There is that, and I might do something similar. When DW reaches FRA we'll have more money than we know what to do with and might be looking for ways to spend it. Sure hope it's not on medical care....
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Old 09-21-2015, 05:32 PM   #75
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My past cars have been ~15 years old when they are sold or traded in (or donated). I buy new, from the dealer, with excellent dealer financing (0%, .9%, etc.)

We've done largely the same up to this point. I suspect, however, we'll start placing more of a priority on safety/reliability as we age. Vehicle problems weren't all that much fun, even in our youth. But a breakdown on a rural MN road in the middle of winter for an older couple takes it to another level entirely.


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Old 09-22-2015, 04:29 AM   #76
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1998 Honda CR-V with 108k. Bought from sister

1994 Subaru with 132k. Bought from mom when she stopped driving

2013 Toyota Corolla with 4K bought from dad last year a few months before he passed.

All three are low cost of ownership vehicles, but by teen sons refuse to ride in the Subaru "hoopdie" It's all wheel drive and great in the snow. But mom had managed to dent every panel before we finally took the keys from her ..

Me and DS1 repainted the Honda a few months ago with 25 cans of spray paint from dollar general due to ugly sun damage in the original clear coat. Came out looking really good too!

For longer trips we have the "new" car and for around town and driving the kid to and fro, we use the old beaters.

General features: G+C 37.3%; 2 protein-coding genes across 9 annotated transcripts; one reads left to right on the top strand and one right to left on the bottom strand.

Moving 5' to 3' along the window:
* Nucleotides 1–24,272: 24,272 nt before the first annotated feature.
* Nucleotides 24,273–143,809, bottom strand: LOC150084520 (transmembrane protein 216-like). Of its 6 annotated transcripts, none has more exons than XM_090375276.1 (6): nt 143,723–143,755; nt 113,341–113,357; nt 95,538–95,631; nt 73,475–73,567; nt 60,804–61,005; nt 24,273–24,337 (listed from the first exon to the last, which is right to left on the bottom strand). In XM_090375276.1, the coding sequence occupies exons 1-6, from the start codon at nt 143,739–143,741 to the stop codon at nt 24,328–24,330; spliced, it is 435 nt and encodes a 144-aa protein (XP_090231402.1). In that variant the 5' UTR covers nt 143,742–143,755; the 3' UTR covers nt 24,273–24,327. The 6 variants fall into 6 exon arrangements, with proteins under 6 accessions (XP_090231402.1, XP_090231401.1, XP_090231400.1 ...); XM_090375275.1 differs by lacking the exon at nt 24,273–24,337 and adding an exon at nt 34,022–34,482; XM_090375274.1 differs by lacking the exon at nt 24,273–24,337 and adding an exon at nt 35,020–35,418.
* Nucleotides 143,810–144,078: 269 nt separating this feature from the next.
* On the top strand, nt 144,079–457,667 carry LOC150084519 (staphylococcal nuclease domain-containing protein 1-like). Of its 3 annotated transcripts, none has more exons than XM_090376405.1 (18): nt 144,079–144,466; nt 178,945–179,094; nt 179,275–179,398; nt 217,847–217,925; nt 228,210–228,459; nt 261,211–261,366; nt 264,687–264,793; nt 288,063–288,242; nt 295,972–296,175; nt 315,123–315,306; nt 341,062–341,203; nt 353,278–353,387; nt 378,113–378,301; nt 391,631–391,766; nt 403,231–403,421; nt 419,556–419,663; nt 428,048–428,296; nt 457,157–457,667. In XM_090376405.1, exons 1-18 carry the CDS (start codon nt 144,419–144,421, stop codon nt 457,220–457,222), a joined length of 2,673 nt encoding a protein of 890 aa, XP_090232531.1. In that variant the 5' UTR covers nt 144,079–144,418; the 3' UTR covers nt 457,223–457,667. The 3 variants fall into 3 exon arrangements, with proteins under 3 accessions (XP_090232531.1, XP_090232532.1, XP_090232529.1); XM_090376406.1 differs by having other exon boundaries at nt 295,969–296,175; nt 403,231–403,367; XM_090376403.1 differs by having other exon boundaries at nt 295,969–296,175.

1966 Ford Mustang. A fun weekend toy

The kids think I'm cheap Charlie when it comes to cars.
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Old 09-23-2015, 11:29 AM   #77
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I've always bought new. Current car is a 2004 Toyota Solara convertible with 70K miles. Still runs fine. I keep cars until the repair bills become too expensive or too inconvenient.

I'm starting to keep an eye out for a replacement, as I figure the time will be potentially coming soon. Might buy used next time - we'll see.
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Old 09-23-2015, 11:32 AM   #78
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Generally 7-8 years. We also hand our cars down to the kids

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Old 09-23-2015, 05:43 PM   #79
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Normally 10 years, however, we will trade our two year old in a year or two. Lane Keeping is an option I believe is worth having. I remember when cruise control came out. It improved cross country driving, and I believe lane keeping will do the same. We plan a long road trip next year and will most likely upgrade for lane keeping.
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Old 09-23-2015, 08:50 PM   #80
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We usually buy new and keep them till the wheels fall off.
We have 3 vehicles now:
1) 2001 Dodge Ram 3500 Dually Ext Cab, bought used in 2002 with 17k miles from someone I knew in community it now has 65k miles we use it to pull 5th wheel RV.
2) 2006 Chevy Colorado bought new now has 85k miles.
3) 2013 Chevy Equinox bought new now has 30k miles.